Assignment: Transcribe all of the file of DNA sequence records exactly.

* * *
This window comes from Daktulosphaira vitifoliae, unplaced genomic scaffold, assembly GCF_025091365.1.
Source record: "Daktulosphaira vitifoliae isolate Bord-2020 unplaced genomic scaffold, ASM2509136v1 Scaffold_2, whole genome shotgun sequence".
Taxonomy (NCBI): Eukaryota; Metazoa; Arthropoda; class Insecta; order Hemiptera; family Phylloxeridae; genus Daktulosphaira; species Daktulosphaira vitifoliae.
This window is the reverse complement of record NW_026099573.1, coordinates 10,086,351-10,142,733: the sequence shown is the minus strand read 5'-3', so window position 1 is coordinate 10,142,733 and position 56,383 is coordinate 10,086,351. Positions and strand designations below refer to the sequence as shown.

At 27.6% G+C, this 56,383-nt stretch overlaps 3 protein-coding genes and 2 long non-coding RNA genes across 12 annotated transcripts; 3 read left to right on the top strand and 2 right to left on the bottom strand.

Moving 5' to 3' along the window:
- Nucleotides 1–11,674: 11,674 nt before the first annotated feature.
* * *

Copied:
This window comes from Daktulosphaira vitifoliae, unplaced genomic scaffold, assembly GCF_025091365.1.
Source record: "Daktulosphaira vitifoliae isolate Bord-2020 unplaced genomic scaffold, ASM2509136v1 Scaffold_2, whole genome shotgun sequence".
Taxonomy (NCBI): Eukaryota; Metazoa; Arthropoda; class Insecta; order Hemiptera; family Phylloxeridae; genus Daktulosphaira; species Daktulosphaira vitifoliae.
This window is the reverse complement of record NW_026099573.1, coordinates 10,086,351-10,142,733: the sequence shown is the minus strand read 5'-3', so window position 1 is coordinate 10,142,733 and position 56,383 is coordinate 10,086,351. Positions and strand designations below refer to the sequence as shown.

At 27.6% G+C, this 56,383-nt stretch overlaps 3 protein-coding genes and 2 long non-coding RNA genes across 12 annotated transcripts; 3 read left to right on the top strand and 2 right to left on the bottom strand.

Moving 5' to 3' along the window:
- Nucleotides 1–11,674: 11,674 nt before the first annotated feature.